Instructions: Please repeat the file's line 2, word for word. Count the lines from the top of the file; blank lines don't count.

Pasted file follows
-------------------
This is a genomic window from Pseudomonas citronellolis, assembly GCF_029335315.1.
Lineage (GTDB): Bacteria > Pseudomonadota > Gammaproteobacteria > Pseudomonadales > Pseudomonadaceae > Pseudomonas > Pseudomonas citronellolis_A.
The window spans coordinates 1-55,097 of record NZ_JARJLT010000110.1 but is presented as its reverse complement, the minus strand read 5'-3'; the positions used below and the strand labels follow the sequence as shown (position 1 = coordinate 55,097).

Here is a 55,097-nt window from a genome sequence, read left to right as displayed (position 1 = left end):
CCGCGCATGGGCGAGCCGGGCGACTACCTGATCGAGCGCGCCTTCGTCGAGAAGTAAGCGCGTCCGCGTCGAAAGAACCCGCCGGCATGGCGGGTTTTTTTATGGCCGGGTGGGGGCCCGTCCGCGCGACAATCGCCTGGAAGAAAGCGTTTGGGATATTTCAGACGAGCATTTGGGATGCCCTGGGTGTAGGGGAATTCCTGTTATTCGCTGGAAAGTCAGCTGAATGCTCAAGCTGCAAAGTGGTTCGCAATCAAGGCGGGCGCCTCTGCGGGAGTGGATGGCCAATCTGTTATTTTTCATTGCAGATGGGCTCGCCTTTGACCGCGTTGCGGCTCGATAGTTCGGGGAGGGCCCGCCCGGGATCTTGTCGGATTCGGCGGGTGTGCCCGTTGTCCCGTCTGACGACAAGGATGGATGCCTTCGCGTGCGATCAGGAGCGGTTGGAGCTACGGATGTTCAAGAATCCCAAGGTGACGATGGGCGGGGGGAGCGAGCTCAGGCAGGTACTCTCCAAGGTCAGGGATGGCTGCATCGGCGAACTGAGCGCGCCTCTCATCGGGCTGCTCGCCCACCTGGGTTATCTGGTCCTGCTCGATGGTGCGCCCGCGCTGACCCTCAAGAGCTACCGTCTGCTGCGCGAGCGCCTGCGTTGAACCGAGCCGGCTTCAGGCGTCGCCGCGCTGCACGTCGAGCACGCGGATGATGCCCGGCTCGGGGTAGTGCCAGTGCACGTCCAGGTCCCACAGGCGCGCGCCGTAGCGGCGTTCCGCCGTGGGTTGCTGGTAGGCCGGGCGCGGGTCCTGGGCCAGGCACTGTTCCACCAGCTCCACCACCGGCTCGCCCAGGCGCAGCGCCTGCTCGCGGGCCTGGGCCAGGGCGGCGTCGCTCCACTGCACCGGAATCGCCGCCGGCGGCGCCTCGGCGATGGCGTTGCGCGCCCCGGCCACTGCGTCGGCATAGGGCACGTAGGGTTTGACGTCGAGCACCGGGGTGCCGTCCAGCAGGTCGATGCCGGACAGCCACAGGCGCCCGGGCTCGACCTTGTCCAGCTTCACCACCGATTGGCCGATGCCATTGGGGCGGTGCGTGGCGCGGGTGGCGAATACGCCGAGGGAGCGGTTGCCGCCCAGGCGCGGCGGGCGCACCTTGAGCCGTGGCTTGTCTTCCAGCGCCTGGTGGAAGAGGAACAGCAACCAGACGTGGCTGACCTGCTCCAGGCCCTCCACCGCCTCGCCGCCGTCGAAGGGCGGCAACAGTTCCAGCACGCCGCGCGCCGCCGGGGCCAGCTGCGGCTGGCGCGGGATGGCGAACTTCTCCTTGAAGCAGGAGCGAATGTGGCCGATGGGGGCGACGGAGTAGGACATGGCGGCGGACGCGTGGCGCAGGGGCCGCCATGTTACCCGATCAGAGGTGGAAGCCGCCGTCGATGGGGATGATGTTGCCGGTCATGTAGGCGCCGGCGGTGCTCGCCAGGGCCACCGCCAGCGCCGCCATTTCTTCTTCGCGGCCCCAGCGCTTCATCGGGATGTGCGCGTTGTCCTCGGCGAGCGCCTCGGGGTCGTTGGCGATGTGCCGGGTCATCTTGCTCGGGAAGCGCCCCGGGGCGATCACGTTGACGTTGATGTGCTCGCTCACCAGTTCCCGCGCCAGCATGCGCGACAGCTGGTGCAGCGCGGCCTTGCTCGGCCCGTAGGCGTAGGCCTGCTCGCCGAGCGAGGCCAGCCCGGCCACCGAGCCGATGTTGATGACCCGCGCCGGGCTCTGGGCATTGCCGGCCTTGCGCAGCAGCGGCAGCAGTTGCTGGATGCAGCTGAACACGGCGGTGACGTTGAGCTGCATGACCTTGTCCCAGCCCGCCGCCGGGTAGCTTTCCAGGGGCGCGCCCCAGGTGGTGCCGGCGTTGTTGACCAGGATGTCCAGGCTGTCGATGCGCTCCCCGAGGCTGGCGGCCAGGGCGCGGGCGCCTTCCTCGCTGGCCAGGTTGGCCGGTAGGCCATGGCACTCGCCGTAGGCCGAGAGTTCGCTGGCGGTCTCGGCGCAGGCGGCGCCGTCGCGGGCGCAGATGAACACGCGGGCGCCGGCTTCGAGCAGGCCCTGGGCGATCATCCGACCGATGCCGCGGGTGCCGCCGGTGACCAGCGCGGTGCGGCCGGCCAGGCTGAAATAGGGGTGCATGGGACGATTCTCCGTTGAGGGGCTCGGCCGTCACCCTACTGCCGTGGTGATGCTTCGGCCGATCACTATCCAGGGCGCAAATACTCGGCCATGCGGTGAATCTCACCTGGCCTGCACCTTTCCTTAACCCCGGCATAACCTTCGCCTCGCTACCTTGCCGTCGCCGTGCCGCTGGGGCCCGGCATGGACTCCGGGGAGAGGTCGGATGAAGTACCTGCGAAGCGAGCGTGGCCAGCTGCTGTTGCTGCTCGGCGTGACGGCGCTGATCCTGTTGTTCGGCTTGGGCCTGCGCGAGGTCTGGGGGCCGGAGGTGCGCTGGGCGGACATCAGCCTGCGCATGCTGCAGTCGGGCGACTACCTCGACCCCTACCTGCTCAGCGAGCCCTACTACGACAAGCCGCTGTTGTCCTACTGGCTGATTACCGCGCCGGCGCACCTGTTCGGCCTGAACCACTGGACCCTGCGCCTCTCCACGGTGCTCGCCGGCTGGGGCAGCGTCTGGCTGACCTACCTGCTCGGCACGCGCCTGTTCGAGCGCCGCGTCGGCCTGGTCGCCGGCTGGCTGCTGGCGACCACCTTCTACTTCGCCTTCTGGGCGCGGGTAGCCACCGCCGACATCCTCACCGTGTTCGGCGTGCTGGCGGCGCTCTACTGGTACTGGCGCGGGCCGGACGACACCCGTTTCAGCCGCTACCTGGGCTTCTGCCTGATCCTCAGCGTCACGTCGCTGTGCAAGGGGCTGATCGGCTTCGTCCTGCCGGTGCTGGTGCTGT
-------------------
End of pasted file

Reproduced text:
Lineage (GTDB): Bacteria > Pseudomonadota > Gammaproteobacteria > Pseudomonadales > Pseudomonadaceae > Pseudomonas > Pseudomonas citronellolis_A.